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The Cost of HIV Prevention and Treatment Interventions in South Africa

Year: 2003
Working paper number: 028
Author: Geffen, Nathan
Unit: ASRU

This paper estimates the costs of introducing several AIDS-related prevention and treatment programmes in South Africa. Our approach combines detailed information about the costs of implementing these interventions with demographic projections of their impact. Information about prices, wages and other cost components is drawn from a range of primary and secondary sources. Johnson and Dorrington's (2002) modelling of the demographic impact of four AIDS-related health interventions is a central input into our costing exercise. We begin the paper with an overview of the key characteristics and results of their ASSA2000 'Interventions Model'. The paper then discusses the cost components of each of these interventions. We draw attention to the additional costs not considered in our primary analysis, and to the effect of antiretroviral medicine prices on the total cost of providing highly active antiretroviral therapy (HAART) to those who need it. HAART is expensive, but the net costs to government are significantly lower than the direct costs of providing HAART. This is because people on HAART experience fewer opportunistic infections (OIs) – thereby saving the government the costs of treating those OIs. We estimate these 'hospital costs averted', provide a brief discussion of the savings associated with fewer orphans, and then conclude with a calculation of the cost of prevention and treatment programmes as a percentage of GNP.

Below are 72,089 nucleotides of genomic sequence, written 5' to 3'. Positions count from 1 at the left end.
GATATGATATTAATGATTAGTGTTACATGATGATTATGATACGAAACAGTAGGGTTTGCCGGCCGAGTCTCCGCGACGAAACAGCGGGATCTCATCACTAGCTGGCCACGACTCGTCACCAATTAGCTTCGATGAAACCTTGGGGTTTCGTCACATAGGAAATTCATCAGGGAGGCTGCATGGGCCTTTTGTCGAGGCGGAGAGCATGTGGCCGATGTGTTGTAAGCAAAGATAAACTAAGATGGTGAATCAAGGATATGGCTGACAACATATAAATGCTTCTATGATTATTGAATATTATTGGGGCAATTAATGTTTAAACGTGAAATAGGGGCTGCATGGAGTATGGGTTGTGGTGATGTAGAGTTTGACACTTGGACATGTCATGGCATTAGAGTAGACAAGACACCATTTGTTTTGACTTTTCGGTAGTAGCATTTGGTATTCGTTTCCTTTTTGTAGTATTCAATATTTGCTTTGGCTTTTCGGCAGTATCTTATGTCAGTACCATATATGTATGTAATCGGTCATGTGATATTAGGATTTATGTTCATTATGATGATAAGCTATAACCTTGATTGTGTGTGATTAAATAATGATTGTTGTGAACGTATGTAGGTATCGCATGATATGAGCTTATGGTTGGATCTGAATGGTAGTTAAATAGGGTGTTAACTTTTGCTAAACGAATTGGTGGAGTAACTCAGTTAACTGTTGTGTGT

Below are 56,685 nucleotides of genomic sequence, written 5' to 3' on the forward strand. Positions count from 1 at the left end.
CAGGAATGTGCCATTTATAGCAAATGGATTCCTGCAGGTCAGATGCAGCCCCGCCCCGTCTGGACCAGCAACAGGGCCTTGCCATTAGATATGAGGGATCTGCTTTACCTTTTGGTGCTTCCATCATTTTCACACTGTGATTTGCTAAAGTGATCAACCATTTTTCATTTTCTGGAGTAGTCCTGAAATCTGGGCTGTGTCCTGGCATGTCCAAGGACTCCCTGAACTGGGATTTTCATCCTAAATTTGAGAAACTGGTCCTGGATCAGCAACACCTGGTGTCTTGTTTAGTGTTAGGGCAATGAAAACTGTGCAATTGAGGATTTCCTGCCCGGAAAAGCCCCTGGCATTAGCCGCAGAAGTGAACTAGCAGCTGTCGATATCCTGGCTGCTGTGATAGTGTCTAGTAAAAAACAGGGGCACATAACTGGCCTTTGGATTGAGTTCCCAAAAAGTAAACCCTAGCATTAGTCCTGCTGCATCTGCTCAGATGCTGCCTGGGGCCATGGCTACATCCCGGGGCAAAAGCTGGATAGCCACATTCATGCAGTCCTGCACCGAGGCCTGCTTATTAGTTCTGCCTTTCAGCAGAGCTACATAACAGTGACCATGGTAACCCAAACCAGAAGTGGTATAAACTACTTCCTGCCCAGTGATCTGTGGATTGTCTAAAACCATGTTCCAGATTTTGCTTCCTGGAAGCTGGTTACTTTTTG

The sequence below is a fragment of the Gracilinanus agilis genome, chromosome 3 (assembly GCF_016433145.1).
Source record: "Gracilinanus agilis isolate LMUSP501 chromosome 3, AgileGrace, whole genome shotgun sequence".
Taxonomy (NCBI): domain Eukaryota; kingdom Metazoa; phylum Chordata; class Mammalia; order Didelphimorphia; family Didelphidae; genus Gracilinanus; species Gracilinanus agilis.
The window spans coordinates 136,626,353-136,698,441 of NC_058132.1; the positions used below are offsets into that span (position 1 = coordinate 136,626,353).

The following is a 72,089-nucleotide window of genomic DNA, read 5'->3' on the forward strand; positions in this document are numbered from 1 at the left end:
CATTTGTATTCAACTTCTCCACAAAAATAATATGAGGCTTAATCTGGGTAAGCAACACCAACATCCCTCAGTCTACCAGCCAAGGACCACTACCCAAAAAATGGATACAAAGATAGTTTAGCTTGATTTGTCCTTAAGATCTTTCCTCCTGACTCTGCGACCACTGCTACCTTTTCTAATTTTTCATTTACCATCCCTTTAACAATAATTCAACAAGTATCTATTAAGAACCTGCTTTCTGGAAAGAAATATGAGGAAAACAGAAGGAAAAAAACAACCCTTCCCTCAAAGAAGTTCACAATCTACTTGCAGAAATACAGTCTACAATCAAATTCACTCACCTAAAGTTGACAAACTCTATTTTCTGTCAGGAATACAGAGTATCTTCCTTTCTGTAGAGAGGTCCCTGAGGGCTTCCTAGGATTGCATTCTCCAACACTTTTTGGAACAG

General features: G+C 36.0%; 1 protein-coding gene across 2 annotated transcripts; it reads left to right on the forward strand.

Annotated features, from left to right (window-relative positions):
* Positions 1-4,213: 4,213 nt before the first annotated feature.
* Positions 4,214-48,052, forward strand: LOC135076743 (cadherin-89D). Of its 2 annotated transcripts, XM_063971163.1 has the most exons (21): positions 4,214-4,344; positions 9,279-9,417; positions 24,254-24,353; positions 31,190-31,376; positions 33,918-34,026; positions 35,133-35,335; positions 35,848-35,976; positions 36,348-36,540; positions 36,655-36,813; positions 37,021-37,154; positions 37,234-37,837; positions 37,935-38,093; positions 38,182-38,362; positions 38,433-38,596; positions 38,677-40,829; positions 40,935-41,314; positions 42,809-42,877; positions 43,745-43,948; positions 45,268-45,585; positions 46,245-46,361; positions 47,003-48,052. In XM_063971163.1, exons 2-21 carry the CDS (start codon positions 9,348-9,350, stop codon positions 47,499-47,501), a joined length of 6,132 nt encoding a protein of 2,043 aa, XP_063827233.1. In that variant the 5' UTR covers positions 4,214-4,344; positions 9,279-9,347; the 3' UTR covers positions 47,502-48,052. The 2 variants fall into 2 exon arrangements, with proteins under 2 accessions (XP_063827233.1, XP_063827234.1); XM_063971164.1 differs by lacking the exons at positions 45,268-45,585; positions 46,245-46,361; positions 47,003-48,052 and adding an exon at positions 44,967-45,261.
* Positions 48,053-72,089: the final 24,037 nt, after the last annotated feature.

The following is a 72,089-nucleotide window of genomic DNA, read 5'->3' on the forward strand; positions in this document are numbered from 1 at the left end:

Publication file: wp28.pdf